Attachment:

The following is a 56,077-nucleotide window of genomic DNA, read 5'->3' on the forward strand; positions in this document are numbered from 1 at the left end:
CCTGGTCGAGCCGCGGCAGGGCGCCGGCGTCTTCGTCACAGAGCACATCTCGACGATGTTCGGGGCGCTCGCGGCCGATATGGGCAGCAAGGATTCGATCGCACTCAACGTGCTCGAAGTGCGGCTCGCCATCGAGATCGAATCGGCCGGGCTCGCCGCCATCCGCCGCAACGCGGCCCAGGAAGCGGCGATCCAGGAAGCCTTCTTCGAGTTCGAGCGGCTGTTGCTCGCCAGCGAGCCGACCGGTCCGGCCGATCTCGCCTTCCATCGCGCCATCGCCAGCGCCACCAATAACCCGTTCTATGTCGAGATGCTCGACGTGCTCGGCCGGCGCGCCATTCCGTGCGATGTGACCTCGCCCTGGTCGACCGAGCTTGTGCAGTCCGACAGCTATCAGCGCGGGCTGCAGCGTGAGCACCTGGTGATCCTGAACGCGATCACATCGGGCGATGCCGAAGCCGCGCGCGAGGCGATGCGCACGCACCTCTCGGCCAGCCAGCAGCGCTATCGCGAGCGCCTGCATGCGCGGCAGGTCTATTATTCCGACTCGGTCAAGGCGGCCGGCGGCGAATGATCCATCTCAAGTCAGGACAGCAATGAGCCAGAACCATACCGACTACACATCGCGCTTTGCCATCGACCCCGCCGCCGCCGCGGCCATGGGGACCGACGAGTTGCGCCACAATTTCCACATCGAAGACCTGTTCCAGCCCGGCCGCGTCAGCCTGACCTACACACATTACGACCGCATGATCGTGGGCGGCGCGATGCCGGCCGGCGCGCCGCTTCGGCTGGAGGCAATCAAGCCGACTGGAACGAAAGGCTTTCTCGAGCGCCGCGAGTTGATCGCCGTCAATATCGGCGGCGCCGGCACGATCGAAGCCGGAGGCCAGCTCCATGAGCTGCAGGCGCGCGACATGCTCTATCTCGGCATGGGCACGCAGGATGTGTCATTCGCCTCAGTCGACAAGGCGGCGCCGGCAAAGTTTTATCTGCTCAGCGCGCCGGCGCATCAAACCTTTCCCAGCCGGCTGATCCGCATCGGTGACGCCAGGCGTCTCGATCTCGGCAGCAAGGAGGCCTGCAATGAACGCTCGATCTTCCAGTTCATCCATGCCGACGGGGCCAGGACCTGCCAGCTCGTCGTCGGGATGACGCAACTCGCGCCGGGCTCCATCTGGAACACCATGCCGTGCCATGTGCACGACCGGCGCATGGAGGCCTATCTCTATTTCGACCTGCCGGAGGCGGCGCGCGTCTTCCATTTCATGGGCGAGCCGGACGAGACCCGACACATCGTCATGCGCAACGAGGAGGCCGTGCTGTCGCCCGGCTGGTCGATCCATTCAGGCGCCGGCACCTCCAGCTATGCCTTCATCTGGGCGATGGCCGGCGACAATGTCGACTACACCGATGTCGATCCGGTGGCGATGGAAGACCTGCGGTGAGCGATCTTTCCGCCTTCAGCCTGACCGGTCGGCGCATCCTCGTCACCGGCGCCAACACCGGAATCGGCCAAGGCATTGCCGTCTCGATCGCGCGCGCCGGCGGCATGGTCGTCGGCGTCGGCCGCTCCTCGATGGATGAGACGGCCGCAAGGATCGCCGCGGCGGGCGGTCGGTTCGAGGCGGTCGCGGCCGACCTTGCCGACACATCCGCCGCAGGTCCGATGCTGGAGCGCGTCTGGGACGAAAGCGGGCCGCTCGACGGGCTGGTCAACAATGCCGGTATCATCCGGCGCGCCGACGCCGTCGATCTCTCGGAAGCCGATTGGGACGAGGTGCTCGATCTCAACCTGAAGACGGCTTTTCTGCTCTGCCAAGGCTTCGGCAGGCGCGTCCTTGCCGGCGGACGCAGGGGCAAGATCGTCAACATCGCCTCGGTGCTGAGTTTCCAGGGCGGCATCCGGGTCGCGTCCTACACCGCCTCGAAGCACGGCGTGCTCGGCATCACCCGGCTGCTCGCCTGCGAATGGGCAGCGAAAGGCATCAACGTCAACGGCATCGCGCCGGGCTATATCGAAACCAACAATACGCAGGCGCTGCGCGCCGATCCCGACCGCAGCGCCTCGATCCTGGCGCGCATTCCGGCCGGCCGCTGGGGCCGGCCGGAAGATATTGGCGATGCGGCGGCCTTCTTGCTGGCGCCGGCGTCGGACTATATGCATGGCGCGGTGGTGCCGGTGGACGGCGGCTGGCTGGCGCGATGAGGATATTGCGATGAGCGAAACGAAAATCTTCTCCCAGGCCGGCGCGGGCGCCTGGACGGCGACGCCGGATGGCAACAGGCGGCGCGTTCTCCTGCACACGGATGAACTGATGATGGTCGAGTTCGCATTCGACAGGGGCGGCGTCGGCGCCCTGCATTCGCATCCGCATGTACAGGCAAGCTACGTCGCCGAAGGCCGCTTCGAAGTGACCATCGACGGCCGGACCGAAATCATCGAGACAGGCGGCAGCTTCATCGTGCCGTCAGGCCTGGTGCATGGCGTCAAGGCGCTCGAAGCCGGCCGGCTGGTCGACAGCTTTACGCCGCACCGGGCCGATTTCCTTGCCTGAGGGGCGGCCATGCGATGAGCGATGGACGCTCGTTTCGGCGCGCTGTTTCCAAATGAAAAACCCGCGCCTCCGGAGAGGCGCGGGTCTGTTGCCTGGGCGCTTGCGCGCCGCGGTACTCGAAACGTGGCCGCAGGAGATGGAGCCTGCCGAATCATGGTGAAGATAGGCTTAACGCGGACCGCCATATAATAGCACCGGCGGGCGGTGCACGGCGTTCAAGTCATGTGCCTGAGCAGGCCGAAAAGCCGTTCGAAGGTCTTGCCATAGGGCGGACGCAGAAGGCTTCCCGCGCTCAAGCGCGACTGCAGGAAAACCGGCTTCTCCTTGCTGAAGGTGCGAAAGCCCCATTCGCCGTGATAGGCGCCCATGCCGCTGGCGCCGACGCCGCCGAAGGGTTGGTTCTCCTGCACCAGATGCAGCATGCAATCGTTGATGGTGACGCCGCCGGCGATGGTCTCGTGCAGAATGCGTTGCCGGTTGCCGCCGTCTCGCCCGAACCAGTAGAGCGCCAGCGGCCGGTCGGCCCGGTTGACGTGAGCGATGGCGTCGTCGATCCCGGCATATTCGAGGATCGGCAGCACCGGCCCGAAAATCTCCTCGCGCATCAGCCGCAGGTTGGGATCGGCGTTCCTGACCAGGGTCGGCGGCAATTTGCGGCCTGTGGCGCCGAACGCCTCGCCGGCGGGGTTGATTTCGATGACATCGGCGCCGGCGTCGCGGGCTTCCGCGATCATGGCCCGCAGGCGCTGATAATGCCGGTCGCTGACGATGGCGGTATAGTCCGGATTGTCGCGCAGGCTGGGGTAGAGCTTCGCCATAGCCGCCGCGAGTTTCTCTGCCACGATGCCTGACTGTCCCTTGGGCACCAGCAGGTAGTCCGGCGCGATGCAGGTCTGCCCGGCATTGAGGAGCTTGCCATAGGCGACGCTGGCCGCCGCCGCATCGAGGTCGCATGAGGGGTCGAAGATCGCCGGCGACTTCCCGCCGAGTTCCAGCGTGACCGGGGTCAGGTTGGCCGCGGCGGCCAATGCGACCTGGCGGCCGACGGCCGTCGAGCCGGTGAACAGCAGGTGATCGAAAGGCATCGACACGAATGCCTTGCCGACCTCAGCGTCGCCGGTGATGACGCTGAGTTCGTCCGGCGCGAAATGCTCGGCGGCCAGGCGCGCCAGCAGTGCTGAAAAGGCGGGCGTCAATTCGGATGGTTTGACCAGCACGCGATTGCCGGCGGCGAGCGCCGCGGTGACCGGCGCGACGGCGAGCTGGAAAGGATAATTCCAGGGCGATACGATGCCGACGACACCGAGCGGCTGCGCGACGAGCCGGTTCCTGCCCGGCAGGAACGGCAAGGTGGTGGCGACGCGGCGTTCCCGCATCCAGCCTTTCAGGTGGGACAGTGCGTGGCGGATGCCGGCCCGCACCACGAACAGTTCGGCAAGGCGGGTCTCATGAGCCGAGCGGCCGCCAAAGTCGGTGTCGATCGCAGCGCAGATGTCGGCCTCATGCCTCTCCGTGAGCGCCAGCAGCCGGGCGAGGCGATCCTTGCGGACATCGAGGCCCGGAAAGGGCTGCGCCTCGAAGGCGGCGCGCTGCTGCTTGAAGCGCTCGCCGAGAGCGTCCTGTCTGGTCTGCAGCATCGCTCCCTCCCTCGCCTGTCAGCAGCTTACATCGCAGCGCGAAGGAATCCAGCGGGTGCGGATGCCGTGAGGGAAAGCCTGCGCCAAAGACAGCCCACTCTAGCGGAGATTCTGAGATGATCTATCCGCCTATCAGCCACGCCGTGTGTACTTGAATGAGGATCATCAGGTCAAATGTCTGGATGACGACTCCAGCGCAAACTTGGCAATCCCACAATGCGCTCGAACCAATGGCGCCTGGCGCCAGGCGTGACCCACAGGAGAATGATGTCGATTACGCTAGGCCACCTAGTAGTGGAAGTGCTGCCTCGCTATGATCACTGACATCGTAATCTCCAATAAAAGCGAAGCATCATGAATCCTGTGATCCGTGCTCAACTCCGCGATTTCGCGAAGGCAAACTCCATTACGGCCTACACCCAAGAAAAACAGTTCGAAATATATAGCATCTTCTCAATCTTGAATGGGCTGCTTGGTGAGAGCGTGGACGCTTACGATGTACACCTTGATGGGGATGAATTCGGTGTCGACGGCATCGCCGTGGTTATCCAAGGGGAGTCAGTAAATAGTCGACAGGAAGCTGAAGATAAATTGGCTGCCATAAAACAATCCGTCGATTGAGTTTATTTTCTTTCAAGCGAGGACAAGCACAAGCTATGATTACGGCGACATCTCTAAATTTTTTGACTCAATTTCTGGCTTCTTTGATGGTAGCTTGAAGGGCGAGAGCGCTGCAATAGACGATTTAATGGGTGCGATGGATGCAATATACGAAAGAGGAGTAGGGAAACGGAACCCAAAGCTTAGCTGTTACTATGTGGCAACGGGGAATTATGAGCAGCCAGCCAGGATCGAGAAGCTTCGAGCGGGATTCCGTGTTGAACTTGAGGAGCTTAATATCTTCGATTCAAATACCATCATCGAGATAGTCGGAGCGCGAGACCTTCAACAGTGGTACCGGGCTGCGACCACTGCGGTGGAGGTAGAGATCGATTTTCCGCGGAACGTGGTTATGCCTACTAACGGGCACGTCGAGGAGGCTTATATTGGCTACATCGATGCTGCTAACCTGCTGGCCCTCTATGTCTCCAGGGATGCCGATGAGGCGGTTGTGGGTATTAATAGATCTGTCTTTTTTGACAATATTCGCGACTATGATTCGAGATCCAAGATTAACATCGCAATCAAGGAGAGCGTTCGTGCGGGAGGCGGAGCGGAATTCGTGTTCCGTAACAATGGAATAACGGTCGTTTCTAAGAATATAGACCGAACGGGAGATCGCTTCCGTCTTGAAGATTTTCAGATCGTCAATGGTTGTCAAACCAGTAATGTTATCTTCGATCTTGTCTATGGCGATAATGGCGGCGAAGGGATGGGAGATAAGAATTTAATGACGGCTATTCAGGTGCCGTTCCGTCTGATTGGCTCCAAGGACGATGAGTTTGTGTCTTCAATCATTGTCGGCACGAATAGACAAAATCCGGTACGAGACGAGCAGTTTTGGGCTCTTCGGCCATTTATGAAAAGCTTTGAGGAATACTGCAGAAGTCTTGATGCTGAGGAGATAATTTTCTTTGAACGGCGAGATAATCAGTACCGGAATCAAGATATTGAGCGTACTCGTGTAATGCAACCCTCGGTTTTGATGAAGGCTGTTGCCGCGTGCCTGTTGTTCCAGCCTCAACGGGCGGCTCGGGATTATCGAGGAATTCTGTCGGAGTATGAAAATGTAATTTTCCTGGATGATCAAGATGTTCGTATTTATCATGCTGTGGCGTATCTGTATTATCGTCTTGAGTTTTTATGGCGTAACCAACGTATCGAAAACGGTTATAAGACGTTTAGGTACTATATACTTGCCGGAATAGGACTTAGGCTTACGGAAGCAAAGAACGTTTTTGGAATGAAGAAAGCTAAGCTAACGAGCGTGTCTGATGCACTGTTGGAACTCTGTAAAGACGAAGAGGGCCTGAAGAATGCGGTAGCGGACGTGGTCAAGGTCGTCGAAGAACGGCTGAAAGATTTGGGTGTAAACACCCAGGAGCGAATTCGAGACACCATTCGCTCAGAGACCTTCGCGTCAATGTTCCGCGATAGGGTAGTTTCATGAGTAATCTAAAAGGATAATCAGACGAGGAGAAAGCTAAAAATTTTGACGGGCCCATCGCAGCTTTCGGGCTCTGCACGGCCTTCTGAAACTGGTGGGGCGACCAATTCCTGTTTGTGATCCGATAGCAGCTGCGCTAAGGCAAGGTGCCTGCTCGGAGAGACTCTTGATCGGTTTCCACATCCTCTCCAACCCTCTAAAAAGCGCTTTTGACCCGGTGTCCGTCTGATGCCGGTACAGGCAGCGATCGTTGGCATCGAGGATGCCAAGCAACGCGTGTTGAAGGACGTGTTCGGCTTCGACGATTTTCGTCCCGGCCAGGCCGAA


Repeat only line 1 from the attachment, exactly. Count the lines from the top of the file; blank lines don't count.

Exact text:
The following is a 56,077-nucleotide window of genomic DNA, read 5'->3' on the forward strand; positions in this document are numbered from 1 at the left end: